By Jeffrey Kaczmarczyk -
Fleetwood Mac still is with us.
One of the top pop/rock acts of the 1970s and 1980s, inducted into the Rock and Roll Hall of Fame in near 20 years ago, the British-American rock group hasn’t faded away.
The group that celebrated its 50th anniversary this summer still tours from time to time. Just this past week, drummer Mick Fleetwood published his third book about the group he co-founded. Its title, “Love that Burns – A Chronicle of Fleetwood Mac: Volume 1,” all but guarantees a second volume will be forthcoming.
But even when the group does retire, its music is unlikely to disappear. Not while tribute bands such as Landslide are around.
Grand Rapids Pops welcomed the Los Angeles-based group to town to open the 2017-18 Fox Motors Pops with a musical salute to one of the best-selling rock bands of all time on Friday, Sept. 22, in DeVos Performance Hall.
The Tribute to the Music of Fleetwood Mac repeats at 8 p.m. Saturday and at 3 p.m. Sunday. Tickets, starting at $18 adults, $5 students, still are available.
Principal Pops Conductor Bob Bernhardt capably led Landslide and the Grand Rapids Symphony through an evening of 15 of Fleetwood Mac’s greatest hits with all the trappings of a rock concert from lights and sound to an enthusiastic audience. The show was as authentic as it was entertaining.
The only thing wrong was it was over too soon. The audience, which was on its feet by the final numbers of the night, would have happily stayed for a few more numbers.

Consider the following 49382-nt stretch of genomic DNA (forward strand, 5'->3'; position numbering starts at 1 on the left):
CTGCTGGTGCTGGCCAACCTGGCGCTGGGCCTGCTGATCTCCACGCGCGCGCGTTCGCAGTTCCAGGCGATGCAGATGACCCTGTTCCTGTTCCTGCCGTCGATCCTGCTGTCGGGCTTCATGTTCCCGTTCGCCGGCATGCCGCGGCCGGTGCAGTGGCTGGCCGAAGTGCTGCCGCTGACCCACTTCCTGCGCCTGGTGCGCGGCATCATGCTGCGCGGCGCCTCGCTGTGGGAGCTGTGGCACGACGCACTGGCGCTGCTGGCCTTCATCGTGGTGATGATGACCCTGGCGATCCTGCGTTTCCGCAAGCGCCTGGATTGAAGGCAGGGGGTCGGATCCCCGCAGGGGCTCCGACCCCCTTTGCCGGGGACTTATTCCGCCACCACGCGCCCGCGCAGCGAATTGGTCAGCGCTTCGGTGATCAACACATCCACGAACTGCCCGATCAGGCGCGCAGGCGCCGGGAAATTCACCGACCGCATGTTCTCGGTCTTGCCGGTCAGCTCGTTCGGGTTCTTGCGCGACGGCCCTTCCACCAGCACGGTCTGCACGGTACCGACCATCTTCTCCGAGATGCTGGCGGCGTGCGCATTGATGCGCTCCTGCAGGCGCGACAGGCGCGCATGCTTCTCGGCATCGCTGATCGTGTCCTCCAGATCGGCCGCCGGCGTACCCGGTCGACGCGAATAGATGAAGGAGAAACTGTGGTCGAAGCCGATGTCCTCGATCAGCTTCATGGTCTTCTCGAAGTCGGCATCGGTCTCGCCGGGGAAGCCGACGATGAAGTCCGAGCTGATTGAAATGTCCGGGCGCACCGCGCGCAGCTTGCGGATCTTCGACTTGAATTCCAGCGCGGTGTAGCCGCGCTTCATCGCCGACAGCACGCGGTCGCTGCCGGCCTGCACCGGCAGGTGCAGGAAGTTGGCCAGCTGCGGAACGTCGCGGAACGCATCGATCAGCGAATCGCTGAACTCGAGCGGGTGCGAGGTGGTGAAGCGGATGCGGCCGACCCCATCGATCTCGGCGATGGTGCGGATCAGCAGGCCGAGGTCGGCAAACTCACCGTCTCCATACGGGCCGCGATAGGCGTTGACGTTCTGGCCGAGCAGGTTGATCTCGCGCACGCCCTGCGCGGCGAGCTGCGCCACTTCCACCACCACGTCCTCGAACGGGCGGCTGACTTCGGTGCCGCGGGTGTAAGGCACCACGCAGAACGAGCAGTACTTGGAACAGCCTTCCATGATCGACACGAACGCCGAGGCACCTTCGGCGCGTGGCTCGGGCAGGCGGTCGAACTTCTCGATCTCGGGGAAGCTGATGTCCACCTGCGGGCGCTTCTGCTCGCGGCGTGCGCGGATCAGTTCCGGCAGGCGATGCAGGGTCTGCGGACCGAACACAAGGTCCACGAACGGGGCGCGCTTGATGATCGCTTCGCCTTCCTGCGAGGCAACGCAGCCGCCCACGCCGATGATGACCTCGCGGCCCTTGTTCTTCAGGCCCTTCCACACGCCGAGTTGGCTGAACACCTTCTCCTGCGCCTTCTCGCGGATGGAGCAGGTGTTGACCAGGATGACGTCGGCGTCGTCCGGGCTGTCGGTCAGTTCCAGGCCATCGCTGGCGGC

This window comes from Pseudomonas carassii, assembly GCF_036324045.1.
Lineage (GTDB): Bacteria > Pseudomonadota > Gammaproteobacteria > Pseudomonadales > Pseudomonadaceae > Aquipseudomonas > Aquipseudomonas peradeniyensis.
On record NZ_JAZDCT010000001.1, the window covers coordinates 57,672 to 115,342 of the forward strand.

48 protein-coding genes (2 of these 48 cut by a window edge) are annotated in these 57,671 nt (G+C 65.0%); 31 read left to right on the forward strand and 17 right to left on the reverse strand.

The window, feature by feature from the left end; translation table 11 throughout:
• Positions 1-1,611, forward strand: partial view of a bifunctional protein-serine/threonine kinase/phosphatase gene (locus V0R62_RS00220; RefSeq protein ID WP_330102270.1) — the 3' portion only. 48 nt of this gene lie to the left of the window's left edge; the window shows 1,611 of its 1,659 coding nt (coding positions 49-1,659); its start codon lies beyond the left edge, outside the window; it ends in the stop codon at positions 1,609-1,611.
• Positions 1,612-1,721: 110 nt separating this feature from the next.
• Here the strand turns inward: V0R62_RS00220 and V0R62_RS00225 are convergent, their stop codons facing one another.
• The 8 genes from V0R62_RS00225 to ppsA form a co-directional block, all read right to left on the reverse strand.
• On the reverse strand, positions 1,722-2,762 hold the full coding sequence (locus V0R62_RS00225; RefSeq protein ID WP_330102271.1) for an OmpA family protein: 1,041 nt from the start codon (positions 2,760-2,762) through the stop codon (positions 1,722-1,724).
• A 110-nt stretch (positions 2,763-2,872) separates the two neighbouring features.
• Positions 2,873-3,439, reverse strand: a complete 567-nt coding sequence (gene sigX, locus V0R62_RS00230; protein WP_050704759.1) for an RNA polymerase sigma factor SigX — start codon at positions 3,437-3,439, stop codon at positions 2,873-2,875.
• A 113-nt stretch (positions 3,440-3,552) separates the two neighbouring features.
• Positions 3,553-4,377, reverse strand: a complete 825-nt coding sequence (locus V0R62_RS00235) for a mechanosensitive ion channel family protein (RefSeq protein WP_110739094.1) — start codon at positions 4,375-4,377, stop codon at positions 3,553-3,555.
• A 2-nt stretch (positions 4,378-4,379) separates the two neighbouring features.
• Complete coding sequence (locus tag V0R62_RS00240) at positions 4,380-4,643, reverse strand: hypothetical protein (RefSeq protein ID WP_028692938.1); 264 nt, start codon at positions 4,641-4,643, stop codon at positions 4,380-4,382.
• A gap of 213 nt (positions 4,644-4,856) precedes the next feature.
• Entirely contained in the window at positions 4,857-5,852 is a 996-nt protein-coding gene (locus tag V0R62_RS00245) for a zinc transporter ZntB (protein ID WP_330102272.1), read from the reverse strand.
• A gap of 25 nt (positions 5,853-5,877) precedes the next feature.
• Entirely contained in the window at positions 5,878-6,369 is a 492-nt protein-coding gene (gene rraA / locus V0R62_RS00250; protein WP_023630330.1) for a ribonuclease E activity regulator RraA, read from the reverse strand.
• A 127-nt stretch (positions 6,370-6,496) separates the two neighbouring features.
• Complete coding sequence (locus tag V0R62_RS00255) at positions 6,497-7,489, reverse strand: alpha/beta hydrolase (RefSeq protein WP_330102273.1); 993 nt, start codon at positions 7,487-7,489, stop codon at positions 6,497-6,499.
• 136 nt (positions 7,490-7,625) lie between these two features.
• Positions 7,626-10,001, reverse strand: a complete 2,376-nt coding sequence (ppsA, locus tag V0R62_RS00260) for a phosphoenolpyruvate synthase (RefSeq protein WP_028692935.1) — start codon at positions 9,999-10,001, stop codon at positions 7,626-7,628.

Kicking off the evening with a hot version of “Go Your Own Way,” Landslide’s six musicians recreated the classic lineup of Fleetwood Mac of the 1970s and 80s with remarkable accuracy. Songs such as “You Make Lovin’ Fun” were fun for everyone.
Singers Jennifer Jo Oberle and Alisha Zalkin faithfully filled in for Stevie Nicks and Christine McVie, teaming up for a powerful one-two punch on rock anthems such as “Edge of Seventeen.”
Oberle’s voice is less gravelly than Nicks, which is a good thing, because it’s easier on the ear. But she sang “Rhiannon” with as much energy as the original by Nicks, and her version of “Landslide” was an emotionally searing performance affecting singer and audience alike.
Zalkin, who has a bit more power in her voice than McVie, was pert and bouncy with “Everywhere,” a little introspective on “Say You Love Me,” and she shared a killer duet with guitarist Dan Kalisher on “Hold Me.”
Steve Fekete, though playing bass, also served as Buckingham’s voice, contributing a smooth version of “Don’t Stop.”
Ensemble songs such as “The Chain” and “Tusk,” with nearly everyone singing, were big crowd pleasers.
Back in the day, Fleetwood Mac rarely recorded with additional instruments. But they did plenty of overlays of themselves, and that’s where the Grand Rapids Symphony came in, supplying the additional guitar licks, multiple keyboards and added percussion that you heard on the original recordings.
Oberle’s carefully constructed orchestrations picked out little snippets of melody and harmony layered inside song. Thanks to the Grand Rapids Symphony providing the additional content, songs such as “Little Lies” sparkled with added value.
The end result was a show that sounded more like the original recordings than even Fleetwood Mac itself could accomplish in a live show. That’s worth hearing anytime.